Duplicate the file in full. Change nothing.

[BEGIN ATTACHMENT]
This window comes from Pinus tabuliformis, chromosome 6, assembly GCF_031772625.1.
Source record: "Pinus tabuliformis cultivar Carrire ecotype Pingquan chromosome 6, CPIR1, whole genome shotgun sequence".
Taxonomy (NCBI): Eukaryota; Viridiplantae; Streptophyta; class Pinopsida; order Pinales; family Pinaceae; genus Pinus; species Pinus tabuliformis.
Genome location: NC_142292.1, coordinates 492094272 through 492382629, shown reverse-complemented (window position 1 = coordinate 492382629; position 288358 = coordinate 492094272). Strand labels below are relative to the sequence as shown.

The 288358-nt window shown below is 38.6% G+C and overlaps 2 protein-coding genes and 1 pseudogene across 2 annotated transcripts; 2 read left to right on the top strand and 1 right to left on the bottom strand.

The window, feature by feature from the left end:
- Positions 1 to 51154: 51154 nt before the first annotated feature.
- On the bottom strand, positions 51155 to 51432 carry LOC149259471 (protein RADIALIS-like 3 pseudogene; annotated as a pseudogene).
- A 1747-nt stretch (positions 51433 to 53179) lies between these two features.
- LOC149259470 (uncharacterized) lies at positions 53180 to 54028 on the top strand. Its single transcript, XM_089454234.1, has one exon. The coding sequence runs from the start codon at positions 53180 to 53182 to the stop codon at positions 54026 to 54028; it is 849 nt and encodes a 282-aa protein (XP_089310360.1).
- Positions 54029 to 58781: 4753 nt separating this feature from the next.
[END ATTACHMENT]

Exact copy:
This window comes from Pinus tabuliformis, chromosome 6, assembly GCF_031772625.1.
Source record: "Pinus tabuliformis cultivar Carrire ecotype Pingquan chromosome 6, CPIR1, whole genome shotgun sequence".
Taxonomy (NCBI): Eukaryota; Viridiplantae; Streptophyta; class Pinopsida; order Pinales; family Pinaceae; genus Pinus; species Pinus tabuliformis.
Genome location: NC_142292.1, coordinates 492094272 through 492382629, shown reverse-complemented (window position 1 = coordinate 492382629; position 288358 = coordinate 492094272). Strand labels below are relative to the sequence as shown.

The 288358-nt window shown below is 38.6% G+C and overlaps 2 protein-coding genes and 1 pseudogene across 2 annotated transcripts; 2 read left to right on the top strand and 1 right to left on the bottom strand.

The window, feature by feature from the left end:
- Positions 1 to 51154: 51154 nt before the first annotated feature.
- On the bottom strand, positions 51155 to 51432 carry LOC149259471 (protein RADIALIS-like 3 pseudogene; annotated as a pseudogene).
- A 1747-nt stretch (positions 51433 to 53179) lies between these two features.
- LOC149259470 (uncharacterized) lies at positions 53180 to 54028 on the top strand. Its single transcript, XM_089454234.1, has one exon. The coding sequence runs from the start codon at positions 53180 to 53182 to the stop codon at positions 54026 to 54028; it is 849 nt and encodes a 282-aa protein (XP_089310360.1).
- Positions 54029 to 58781: 4753 nt separating this feature from the next.